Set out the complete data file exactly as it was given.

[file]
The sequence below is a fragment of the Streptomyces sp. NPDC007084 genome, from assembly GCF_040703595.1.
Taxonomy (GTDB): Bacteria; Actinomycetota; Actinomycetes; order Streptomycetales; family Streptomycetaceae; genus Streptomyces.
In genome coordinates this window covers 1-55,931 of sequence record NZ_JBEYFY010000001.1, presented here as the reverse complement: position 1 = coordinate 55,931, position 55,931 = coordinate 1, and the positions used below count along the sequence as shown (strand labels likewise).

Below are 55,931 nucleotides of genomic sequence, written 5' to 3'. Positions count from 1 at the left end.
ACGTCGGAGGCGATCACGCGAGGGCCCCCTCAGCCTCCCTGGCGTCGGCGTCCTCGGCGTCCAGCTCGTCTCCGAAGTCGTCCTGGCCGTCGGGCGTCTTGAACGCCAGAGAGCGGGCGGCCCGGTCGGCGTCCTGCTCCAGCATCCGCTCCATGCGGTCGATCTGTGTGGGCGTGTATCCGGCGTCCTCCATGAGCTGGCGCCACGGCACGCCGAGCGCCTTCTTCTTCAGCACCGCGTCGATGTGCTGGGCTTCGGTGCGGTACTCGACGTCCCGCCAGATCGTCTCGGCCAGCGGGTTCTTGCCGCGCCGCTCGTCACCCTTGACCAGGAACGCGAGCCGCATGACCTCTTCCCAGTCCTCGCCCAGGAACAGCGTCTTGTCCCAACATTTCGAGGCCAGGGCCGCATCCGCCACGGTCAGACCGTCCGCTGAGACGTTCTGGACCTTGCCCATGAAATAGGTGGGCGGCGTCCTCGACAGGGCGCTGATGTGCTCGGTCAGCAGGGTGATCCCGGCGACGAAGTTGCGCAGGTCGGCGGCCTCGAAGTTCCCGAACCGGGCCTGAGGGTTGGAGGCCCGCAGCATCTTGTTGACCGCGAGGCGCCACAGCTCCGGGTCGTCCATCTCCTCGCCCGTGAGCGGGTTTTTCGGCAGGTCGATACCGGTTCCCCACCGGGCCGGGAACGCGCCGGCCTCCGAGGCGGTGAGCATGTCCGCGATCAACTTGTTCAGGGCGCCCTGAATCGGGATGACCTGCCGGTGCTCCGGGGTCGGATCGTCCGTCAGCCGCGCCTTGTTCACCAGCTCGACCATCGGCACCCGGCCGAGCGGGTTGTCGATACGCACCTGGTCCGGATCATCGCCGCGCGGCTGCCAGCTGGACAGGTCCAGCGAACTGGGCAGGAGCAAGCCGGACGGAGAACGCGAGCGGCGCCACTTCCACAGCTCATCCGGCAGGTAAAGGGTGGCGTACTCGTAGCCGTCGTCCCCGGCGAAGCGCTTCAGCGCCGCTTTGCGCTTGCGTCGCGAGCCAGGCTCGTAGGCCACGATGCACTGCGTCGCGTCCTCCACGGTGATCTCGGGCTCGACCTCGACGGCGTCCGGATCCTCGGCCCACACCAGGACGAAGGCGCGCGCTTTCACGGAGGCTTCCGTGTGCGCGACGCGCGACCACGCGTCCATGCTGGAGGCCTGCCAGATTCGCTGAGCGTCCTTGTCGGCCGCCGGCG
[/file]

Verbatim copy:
The sequence below is a fragment of the Streptomyces sp. NPDC007084 genome, from assembly GCF_040703595.1.
Taxonomy (GTDB): Bacteria; Actinomycetota; Actinomycetes; order Streptomycetales; family Streptomycetaceae; genus Streptomyces.
In genome coordinates this window covers 1-55,931 of sequence record NZ_JBEYFY010000001.1, presented here as the reverse complement: position 1 = coordinate 55,931, position 55,931 = coordinate 1, and the positions used below count along the sequence as shown (strand labels likewise).

Below are 55,931 nucleotides of genomic sequence, written 5' to 3'. Positions count from 1 at the left end.
ACGTCGGAGGCGATCACGCGAGGGCCCCCTCAGCCTCCCTGGCGTCGGCGTCCTCGGCGTCCAGCTCGTCTCCGAAGTCGTCCTGGCCGTCGGGCGTCTTGAACGCCAGAGAGCGGGCGGCCCGGTCGGCGTCCTGCTCCAGCATCCGCTCCATGCGGTCGATCTGTGTGGGCGTGTATCCGGCGTCCTCCATGAGCTGGCGCCACGGCACGCCGAGCGCCTTCTTCTTCAGCACCGCGTCGATGTGCTGGGCTTCGGTGCGGTACTCGACGTCCCGCCAGATCGTCTCGGCCAGCGGGTTCTTGCCGCGCCGCTCGTCACCCTTGACCAGGAACGCGAGCCGCATGACCTCTTCCCAGTCCTCGCCCAGGAACAGCGTCTTGTCCCAACATTTCGAGGCCAGGGCCGCATCCGCCACGGTCAGACCGTCCGCTGAGACGTTCTGGACCTTGCCCATGAAATAGGTGGGCGGCGTCCTCGACAGGGCGCTGATGTGCTCGGTCAGCAGGGTGATCCCGGCGACGAAGTTGCGCAGGTCGGCGGCCTCGAAGTTCCCGAACCGGGCCTGAGGGTTGGAGGCCCGCAGCATCTTGTTGACCGCGAGGCGCCACAGCTCCGGGTCGTCCATCTCCTCGCCCGTGAGCGGGTTTTTCGGCAGGTCGATACCGGTTCCCCACCGGGCCGGGAACGCGCCGGCCTCCGAGGCGGTGAGCATGTCCGCGATCAACTTGTTCAGGGCGCCCTGAATCGGGATGACCTGCCGGTGCTCCGGGGTCGGATCGTCCGTCAGCCGCGCCTTGTTCACCAGCTCGACCATCGGCACCCGGCCGAGCGGGTTGTCGATACGCACCTGGTCCGGATCATCGCCGCGCGGCTGCCAGCTGGACAGGTCCAGCGAACTGGGCAGGAGCAAGCCGGACGGAGAACGCGAGCGGCGCCACTTCCACAGCTCATCCGGCAGGTAAAGGGTGGCGTACTCGTAGCCGTCGTCCCCGGCGAAGCGCTTCAGCGCCGCTTTGCGCTTGCGTCGCGAGCCAGGCTCGTAGGCCACGATGCACTGCGTCGCGTCCTCCACGGTGATCTCGGGCTCGACCTCGACGGCGTCCGGATCCTCGGCCCACACCAGGACGAAGGCGCGCGCTTTCACGGAGGCTTCCGTGTGCGCGACGCGCGACCACGCGTCCATGCTGGAGGCCTGCCAGATTCGCTGAGCGTCCTTGTCGGCCGCCGGCG